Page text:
3. We don’t know how fast things will unravel, but things are likely to be quite different in as short a time as a year. World financial leaders are likely to “pull out the stops,” trying to keep things together. A big part of our problem is too much debt. This is hard to fix, because reducing debt reduces demand and makes commodity prices fall further. With low prices, production of commodities is likely to fall. For example, food production using fossil fuel inputs is likely to greatly decline over time, as is oil, gas, and coal production.
  4. The electricity system, as delivered by the grid, is likely to fail in approximately the same timeframe as our oil-based system. Nothing will fail overnight, but it seems highly unlikely that electricity will outlast oil by more than a year or two. All systems are dependent on the financial system. If the oil system cannot pay its workers and get replacement parts because of a collapse in the financial system, the same is likely to be true of the electrical grid system.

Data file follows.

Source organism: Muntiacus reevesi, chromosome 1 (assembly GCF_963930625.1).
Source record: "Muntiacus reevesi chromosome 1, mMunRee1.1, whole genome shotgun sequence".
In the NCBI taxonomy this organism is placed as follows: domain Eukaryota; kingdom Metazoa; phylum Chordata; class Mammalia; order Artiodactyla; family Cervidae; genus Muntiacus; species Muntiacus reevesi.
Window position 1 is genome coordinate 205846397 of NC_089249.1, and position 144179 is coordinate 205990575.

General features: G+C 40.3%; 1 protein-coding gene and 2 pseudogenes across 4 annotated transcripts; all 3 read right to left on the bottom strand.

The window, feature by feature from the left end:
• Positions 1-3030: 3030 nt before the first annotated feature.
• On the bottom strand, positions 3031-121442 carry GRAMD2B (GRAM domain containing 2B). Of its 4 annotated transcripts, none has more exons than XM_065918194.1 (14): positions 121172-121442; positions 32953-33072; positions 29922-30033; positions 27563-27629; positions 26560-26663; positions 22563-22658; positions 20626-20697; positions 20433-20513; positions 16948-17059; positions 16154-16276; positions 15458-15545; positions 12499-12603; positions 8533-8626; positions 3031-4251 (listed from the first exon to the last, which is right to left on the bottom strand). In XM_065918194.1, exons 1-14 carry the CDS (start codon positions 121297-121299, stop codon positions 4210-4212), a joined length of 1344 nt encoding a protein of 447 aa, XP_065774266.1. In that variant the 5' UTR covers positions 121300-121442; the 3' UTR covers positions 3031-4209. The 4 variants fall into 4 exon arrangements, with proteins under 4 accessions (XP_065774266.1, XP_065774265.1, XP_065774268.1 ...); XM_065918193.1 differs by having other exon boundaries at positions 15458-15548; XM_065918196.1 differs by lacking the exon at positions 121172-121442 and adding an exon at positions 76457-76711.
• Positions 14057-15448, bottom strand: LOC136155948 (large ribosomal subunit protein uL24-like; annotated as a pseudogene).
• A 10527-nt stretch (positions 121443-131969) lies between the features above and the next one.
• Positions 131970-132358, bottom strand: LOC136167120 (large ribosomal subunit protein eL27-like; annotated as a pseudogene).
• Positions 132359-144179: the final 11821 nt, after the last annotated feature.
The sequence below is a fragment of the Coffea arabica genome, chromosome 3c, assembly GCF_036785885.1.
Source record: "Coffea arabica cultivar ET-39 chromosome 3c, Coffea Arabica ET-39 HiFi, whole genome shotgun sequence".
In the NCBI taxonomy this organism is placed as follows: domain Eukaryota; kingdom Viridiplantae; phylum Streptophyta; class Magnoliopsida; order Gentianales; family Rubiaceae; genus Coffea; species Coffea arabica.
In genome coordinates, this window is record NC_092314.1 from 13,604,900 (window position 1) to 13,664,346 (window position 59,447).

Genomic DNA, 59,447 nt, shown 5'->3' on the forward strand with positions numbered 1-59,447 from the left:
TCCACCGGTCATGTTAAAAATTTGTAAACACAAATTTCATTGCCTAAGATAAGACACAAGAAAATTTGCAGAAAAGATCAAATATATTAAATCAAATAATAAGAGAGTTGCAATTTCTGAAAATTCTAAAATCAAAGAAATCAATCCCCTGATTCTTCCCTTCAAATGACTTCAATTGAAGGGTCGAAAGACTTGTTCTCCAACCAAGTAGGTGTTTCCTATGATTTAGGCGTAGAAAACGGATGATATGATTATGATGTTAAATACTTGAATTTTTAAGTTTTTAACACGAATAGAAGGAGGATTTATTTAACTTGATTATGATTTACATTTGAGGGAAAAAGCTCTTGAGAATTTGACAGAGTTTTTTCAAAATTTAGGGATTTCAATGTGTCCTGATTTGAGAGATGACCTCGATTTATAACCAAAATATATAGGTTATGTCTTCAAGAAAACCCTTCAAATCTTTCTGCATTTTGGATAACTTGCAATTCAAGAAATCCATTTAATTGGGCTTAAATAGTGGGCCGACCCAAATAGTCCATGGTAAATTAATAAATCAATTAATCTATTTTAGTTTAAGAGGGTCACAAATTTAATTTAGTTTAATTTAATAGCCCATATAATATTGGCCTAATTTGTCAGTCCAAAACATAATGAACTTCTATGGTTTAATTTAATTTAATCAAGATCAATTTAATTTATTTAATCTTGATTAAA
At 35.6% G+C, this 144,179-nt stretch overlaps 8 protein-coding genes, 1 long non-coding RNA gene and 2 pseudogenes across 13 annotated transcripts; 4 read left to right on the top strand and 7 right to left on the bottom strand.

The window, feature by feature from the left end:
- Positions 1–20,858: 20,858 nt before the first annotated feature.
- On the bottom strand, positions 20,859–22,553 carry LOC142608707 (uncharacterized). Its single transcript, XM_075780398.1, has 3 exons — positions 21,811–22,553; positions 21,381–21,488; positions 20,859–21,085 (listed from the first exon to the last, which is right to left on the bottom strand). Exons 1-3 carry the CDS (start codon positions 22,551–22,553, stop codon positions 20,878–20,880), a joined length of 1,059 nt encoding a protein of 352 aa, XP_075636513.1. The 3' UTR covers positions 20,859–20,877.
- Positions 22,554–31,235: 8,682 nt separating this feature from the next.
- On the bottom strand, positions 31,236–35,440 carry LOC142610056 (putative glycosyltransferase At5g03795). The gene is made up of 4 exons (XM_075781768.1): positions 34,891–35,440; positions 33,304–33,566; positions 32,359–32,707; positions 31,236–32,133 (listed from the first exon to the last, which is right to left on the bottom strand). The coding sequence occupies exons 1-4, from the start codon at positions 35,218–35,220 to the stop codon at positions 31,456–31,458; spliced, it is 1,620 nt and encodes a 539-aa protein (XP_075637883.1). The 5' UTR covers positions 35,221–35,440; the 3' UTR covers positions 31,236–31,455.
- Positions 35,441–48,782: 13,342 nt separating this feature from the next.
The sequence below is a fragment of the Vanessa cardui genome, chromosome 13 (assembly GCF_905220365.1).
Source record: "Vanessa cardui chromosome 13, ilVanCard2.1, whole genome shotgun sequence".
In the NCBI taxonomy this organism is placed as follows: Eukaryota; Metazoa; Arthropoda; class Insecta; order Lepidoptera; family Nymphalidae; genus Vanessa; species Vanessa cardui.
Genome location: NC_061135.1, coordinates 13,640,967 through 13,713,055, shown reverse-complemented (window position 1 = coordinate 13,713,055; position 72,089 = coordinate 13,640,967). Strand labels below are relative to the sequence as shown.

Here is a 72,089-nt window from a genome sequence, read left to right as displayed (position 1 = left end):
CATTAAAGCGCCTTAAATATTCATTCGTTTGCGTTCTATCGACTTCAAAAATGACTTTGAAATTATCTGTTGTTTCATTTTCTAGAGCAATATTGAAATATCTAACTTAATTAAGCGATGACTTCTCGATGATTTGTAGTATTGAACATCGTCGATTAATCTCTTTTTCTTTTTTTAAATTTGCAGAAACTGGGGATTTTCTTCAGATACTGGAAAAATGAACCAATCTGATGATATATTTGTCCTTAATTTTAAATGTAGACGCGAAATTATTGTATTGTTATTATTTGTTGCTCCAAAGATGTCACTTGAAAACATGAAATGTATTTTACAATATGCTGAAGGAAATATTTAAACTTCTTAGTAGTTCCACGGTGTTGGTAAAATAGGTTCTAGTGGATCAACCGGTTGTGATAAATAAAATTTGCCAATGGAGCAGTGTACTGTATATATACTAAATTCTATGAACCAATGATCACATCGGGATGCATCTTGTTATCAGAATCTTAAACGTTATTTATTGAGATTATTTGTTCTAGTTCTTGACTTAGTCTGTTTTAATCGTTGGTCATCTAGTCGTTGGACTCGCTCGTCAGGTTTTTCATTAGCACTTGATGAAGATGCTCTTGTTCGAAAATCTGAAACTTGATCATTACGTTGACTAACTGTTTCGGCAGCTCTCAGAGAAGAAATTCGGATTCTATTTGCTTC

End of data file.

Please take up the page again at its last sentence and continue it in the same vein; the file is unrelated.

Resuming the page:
5. Our economy is a self-organized networked system that continuously dissipates energy, known in physics as a dissipative structureOther examples of dissipative structures include all plants and animals (including humans) and hurricanes. All of these grow from small beginnings, gradually plateau in size, and eventually collapse and die. We know of a huge number of prior civilizations that have collapsed. This appears to have happened when the return on human labor has fallen too low. This is much like the after-tax wages of non-elite workers falling too low. Wages reflect not only the workers’ own energy (gained from eating food), but any supplemental energy used, such as from draft animals, wind-powered boats, or electricity. Falling median wages, especially of young people, are one of the indications that our economy is headed toward collapse, just like the other economies.